Language:English
Score: 1273008.8 - https://www.un.org/africarenew...15/loans-women-smart-economics
Data Source: un
Credit lines: The EBRD provides direct medium- to long-term funding in the form of credit lines to selected financial intermediaries to finance the loan demand. In some cases, the EBRD will provide similar long-term funding to governments, which then channel these loans through commercial or investment banks for financing private sector SMEs. (...) Covenants: Typical project finance covenants are required as part of the loan package. (...) In the cast of scientific research the financing is partial. Interventions by the EIB take the form of loans on preferential terms and, in some cases, subsidized loans. 5 Application process Support for telecommunications is not separate from economic cooperation or development aid.
Language:English
Score: 1272789.1 - https://www.itu.int/itudoc/itu-d/wtdc/wtdc98/docs/49_ww7.doc
Data Source: un
And of the first MSME loans, financed through Fagura, were given to women-led companies. (...) Taking into account the global trend of promoting eco-friendly businesses, eco-products and those made from recyclable materials, we proposed that on the Fagura platform we would like to support these initiatives, so to accelerate development. What financing opportunities do Moldovan SMEs have? Andrei: Bank loans are the main source of financing, followed by those offered by the non-bank micro-financing organizations (micro-lending companies, leasing companies, savings and loan associations etc.). (...) Inga: Currently, the maximum amount of financing offered by Fagura is €5000. Thus, we tend for the first 50 loans to be offered, mostly, to startups and micro companies.
Language:English
Score: 1270153.6 - https://www.undp.org/moldova/n...-tools-become-more-competitive
Data Source: un
Roche USAID DCA 1 Unlocking Credit to Spur Energy Investments: The Development Credit Authority Ed Roche Office of Development Credit US Agency for International Development Commission for Sustainable Development 15 May 1, 2007 2 Domestic Credit Provided by the Banking Sector (as a percentage of GDP) 161% 79% 48% High-income Middle-income Low-Income Importance of Credit 2 3 Impact of Credit Guarantees Risk Perception Collateral Requirements Longer-term Financing Importance of Credit 4 • True private sector risk-sharing • Leverages local capital and financial resources • 50% guarantees reduce Moral Hazard • Sustainability Development Credit Authority (DCA) Guiding Principles 3 5 • Additionality; Guarantor of Last Resort • Demonstration Effect • DCA most effective when linked to TA or Policy Reform Guiding Principles Development Credit Authority (DCA) 6 DCA Guarantees Worldwide The DCA portfolio of 158 guarantees spans 46 countries. (...) Africa (Reg.) 1 Asia & Near East (10) Bangladesh 1 Egypt 2 India 4 Indonesia 1 Jordan 2 Morocco 11 Philippines 2 Sri Lanka 1 Vietnam 3 West Bank/Gaza 1 Europe & Eurasia (14) Albania 1 Armenia 3 Bosnia 4 Bulgaria 6 Croatia 2 Georgia 4 Kazakhstan 2 Kosovo 1 Kyrgyzstan 1 Moldova 7 Romania 1 Russia 3 Serbia 1 Ukraine 3 Latin AmericaLatin America & Caribbean (12)& Caribbean (12) Ecuador 3 El Salvador 2 Grenada 1 Guatemala 5 Haiti 2 Honduras 6 Jamaica 3 Mexico 2 Nicaragua 5 Panama 1 Peru 8 Regional 2 Portfolio 4 7 DCA Guarantees by Sector $188Agriculture $292SME $1,112TOTAL $6Education $6Health $27Environment $58Energy $70Water $105Infrastructure $151Housing $210Microfinance FY2006 (in $ M)Sector 1% 0% 2% 5% 6% 9% 14% 17% 19% 27% Portfolio 8 Energy infrastructure financed in a variety of ways… • Traditional – Grants – Loans – Bonds • Less Traditional – Microfinance Financing energy effectively and efficiently requires using all of these methods and more 5 9 Examples of credit support USAID Loan Portfolio Guarantee ESCO/ End User ESCO/ End User ESCO/ End User Identified Lender Increasing Access to Finance – Energy Efficiency 10 Examples of credit support USAID Loan Portfolio Guarantee Energy SME Community/ End User Operating contract/ Concessionaire Identified Lender Increasing Access to Finance – Energy Access 6 11 Bond Investors Funds USAID Bond Guarantee Bonds Utility Projects Bond Issuance – System Expansion & Upgrading Examples of credit support 12 Special Purpose Vehicle (The Special Purpose Vehicle pools government grants and private funds to on-lend to a group of low to high creditworthy utilities) Government/ DonorLender Grant or other supportFunds USAID Guarantee Debt Service LoanLoan Loan Utility Utility Utility Pooled Loan Facility Examples of credit support 7 13 Microfinancing Household Connections Examples of credit support Households without electricity Connection Loan for Connection Repayment of loan once connected and receiving electricity Installs Household Connection USAID Loan Guarantee Lender Repayment Loan Electric Utility (1st identifies potential households) Microfinance Institution 14 Concessionaire Examples of credit support LoanUSAID Loan (Portable) Guarantee Repayment Operator/Green IPP (Un) Identified Lender 8 15 • Private financing is the final hurdle – Critical precursor: Reliable revenue flow – Utilities must improve management, governance and political support for tariffs • Financing must allocate risks efficiently – Grants and soft loans are not ends but means • Financing should be considered for all energy markets, not only utilities Conclusion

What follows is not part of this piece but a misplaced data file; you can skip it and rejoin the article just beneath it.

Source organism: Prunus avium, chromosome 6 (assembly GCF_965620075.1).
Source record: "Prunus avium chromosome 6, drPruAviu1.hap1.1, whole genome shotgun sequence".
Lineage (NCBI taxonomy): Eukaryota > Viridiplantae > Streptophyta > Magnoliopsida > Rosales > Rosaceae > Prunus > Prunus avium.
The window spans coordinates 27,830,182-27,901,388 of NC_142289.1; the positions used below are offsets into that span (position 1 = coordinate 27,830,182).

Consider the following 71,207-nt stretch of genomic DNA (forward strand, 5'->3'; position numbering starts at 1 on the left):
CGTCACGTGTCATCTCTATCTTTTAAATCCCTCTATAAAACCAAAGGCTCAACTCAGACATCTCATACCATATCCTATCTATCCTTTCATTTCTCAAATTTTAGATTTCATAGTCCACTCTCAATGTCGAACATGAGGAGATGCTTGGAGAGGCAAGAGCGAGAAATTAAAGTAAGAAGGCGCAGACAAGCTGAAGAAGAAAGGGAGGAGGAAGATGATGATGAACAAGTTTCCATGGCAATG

Language:English
Score: 1269957.9 - https://www.un.org/esa/sustdev/csd/csd15/lc/usaid_dca.pdf
Data Source: un